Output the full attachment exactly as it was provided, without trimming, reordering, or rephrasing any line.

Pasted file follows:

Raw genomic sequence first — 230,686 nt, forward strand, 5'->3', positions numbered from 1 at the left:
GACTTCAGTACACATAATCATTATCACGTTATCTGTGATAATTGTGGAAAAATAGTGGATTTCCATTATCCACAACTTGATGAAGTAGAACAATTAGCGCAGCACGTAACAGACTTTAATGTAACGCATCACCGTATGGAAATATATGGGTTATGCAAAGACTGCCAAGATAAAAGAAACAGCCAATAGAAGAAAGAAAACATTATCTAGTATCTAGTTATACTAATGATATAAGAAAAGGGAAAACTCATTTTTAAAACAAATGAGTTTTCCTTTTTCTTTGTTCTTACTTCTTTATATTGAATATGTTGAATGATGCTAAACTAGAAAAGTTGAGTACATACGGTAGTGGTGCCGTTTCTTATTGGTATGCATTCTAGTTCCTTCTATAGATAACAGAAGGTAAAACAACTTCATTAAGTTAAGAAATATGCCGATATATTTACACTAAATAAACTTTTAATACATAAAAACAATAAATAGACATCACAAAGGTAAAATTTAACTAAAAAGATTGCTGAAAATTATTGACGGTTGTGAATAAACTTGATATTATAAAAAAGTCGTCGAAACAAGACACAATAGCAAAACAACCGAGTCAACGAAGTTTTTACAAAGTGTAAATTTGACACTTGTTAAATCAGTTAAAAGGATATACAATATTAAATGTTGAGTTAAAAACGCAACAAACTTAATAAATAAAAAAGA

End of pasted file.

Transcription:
Raw genomic sequence first — 230,686 nt, forward strand, 5'->3', positions numbered from 1 at the left:
GACTTCAGTACACATAATCATTATCACGTTATCTGTGATAATTGTGGAAAAATAGTGGATTTCCATTATCCACAACTTGATGAAGTAGAACAATTAGCGCAGCACGTAACAGACTTTAATGTAACGCATCACCGTATGGAAATATATGGGTTATGCAAAGACTGCCAAGATAAAAGAAACAGCCAATAGAAGAAAGAAAACATTATCTAGTATCTAGTTATACTAATGATATAAGAAAAGGGAAAACTCATTTTTAAAACAAATGAGTTTTCCTTTTTCTTTGTTCTTACTTCTTTATATTGAATATGTTGAATGATGCTAAACTAGAAAAGTTGAGTACATACGGTAGTGGTGCCGTTTCTTATTGGTATGCATTCTAGTTCCTTCTATAGATAACAGAAGGTAAAACAACTTCATTAAGTTAAGAAATATGCCGATATATTTACACTAAATAAACTTTTAATACATAAAAACAATAAATAGACATCACAAAGGTAAAATTTAACTAAAAAGATTGCTGAAAATTATTGACGGTTGTGAATAAACTTGATATTATAAAAAAGTCGTCGAAACAAGACACAATAGCAAAACAACCGAGTCAACGAAGTTTTTACAAAGTGTAAATTTGACACTTGTTAAATCAGTTAAAAGGATATACAATATTAAATGTTGAGTTAAAAACGCAACAAACTTAATAAATAAAAAAGA